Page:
Monday, August 14, 2006

Does Britain have enough scientists?

In the narrow sense of having enough scientists to sustain the British economy's competitiveness, that is. The CBI are quite certain that we do not and argue that our home-grown scientist deficit threatens Britain's long-term growth prospects:
"Britain is in danger of running out of scientists because of flaws in its secondary education system, business leaders warn today. Thousands of potential physicians, biologists and chemists are being lost because of a "stripped-down" science curriculum, a lack of specialist teachers and uninspiring careers advice, the Confederation of British Industry claims.

In the longer term, the British economy is under serious threat as its world-class science base is eroded while it faces strong competition from new, as well as traditional, international rivals."
This is something I have no opinion on because I don't know anything about it really. All the stuff about science teaching and careers advice being a bit crap is entirely believable - but given that the CBI say this shortage is already happening, I'm unclear what impact this is likely to have on economic growth. The report says, "some British businesses are recruiting from overseas... Competitors such as China, India, Brazil and parts of eastern Europe produce hundreds of thousands of scientists and engineers each year." From an economic point of view, does it matter that British companies procure their scientists and scientific research from overseas? I have no idea, although it isn't immediately obvious to me why it should.

But if we assume for the sake of argument that it does matter that Britain doesn't produce enough scientists, there's a surprising - to me, anyway - possible factor behind this: it seems that the countries of the EU 25 are in general more irrationalist and less favourably disposed towards science than either the United States or China. For example, barely a majority in Europe believe that the "benefits of science outweigh the harm", compared to over four-fifths in the United States. And with regards irrational beliefs, it is Europeans who are much more likely to believe that astrology has a scientific basis than either Americans or Chinese.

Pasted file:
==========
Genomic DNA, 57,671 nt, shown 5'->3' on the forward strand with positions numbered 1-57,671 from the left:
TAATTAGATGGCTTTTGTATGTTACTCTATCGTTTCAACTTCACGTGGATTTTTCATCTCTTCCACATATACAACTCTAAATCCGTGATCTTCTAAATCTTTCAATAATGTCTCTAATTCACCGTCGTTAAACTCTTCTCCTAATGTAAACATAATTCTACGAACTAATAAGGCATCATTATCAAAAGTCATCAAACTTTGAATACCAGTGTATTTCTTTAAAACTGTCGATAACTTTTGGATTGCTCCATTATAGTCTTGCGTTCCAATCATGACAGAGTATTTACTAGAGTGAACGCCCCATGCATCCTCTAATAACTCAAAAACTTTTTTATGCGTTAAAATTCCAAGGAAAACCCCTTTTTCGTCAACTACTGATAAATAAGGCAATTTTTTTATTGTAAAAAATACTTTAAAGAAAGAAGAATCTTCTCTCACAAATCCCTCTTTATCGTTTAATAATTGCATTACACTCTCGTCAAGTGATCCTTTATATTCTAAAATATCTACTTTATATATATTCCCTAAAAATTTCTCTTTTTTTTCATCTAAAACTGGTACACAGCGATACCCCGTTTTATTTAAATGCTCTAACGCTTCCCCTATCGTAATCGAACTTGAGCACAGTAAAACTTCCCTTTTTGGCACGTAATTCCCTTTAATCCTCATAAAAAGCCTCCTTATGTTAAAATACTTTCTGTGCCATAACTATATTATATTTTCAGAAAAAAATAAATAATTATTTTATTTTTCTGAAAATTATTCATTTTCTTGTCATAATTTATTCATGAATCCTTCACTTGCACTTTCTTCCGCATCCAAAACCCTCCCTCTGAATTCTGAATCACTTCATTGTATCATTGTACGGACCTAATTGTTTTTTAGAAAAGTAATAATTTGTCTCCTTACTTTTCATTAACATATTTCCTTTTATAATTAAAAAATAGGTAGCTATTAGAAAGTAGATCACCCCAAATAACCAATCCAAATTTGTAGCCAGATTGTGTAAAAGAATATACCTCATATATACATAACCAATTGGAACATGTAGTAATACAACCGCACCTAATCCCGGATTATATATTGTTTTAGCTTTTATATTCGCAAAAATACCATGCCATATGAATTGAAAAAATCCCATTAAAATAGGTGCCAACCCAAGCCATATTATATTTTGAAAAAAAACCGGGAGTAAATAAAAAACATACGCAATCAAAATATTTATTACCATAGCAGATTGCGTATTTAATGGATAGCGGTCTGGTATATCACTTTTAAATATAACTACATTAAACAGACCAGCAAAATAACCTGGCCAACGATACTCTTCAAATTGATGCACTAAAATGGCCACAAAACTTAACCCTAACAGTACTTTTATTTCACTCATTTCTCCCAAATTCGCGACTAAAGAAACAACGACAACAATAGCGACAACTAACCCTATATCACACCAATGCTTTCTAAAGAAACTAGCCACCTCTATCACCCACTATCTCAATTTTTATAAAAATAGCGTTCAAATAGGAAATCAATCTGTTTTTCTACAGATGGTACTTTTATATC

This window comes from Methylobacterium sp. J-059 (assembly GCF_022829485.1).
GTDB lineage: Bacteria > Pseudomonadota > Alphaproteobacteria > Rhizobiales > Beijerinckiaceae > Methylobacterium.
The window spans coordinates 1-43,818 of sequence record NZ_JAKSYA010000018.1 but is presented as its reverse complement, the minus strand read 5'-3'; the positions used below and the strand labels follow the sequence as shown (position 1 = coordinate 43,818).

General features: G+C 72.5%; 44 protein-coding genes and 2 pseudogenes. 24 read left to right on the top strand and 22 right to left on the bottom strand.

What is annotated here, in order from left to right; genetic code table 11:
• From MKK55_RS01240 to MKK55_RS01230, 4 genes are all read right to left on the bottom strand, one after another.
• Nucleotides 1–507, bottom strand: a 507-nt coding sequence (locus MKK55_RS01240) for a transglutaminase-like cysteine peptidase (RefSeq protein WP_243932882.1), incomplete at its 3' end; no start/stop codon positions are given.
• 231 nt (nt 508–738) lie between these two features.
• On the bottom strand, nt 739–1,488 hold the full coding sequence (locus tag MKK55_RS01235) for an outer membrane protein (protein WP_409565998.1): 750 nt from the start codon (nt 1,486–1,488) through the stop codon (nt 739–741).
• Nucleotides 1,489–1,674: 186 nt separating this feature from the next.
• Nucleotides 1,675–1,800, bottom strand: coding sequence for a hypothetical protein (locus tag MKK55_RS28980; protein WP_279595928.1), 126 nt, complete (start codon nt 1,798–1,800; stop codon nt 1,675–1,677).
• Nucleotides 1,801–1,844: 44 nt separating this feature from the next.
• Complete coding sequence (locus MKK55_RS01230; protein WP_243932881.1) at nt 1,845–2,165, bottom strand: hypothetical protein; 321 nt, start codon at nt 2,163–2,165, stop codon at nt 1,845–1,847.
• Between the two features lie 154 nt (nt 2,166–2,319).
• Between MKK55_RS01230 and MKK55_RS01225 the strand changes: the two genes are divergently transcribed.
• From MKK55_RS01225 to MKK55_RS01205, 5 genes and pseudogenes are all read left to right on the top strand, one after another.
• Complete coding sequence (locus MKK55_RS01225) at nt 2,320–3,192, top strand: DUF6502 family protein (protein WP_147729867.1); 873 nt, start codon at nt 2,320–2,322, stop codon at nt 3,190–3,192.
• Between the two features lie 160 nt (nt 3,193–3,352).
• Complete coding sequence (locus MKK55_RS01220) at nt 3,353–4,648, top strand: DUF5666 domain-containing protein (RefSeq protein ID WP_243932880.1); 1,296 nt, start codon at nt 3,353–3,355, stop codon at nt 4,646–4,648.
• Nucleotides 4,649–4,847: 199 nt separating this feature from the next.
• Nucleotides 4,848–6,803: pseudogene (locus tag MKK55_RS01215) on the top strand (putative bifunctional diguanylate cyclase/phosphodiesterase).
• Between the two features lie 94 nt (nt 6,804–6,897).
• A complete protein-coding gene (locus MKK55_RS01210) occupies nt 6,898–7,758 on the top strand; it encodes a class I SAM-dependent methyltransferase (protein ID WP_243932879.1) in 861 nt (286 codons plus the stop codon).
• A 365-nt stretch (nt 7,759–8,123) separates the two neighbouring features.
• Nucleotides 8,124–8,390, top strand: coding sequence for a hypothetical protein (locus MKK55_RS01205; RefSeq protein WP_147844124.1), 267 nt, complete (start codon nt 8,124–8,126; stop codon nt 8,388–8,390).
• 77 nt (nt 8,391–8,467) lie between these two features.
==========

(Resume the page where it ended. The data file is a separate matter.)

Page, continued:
This rather flies in the face of the comfortable liberal stereotypes of rationalist Europe and fundamentalist America and it raises another intriguing possibility - that some irrational beliefs are more conducive to scientific development than others. While a much higher proportion of Americans believe in God and regularly attend religious services than Europeans, it seems that this is not because Europeans are more rational but that they are more pagan. They are also more suspicious of science. Whether there's a relationship between the two, I wouldn't know. Worth thinking about, though.

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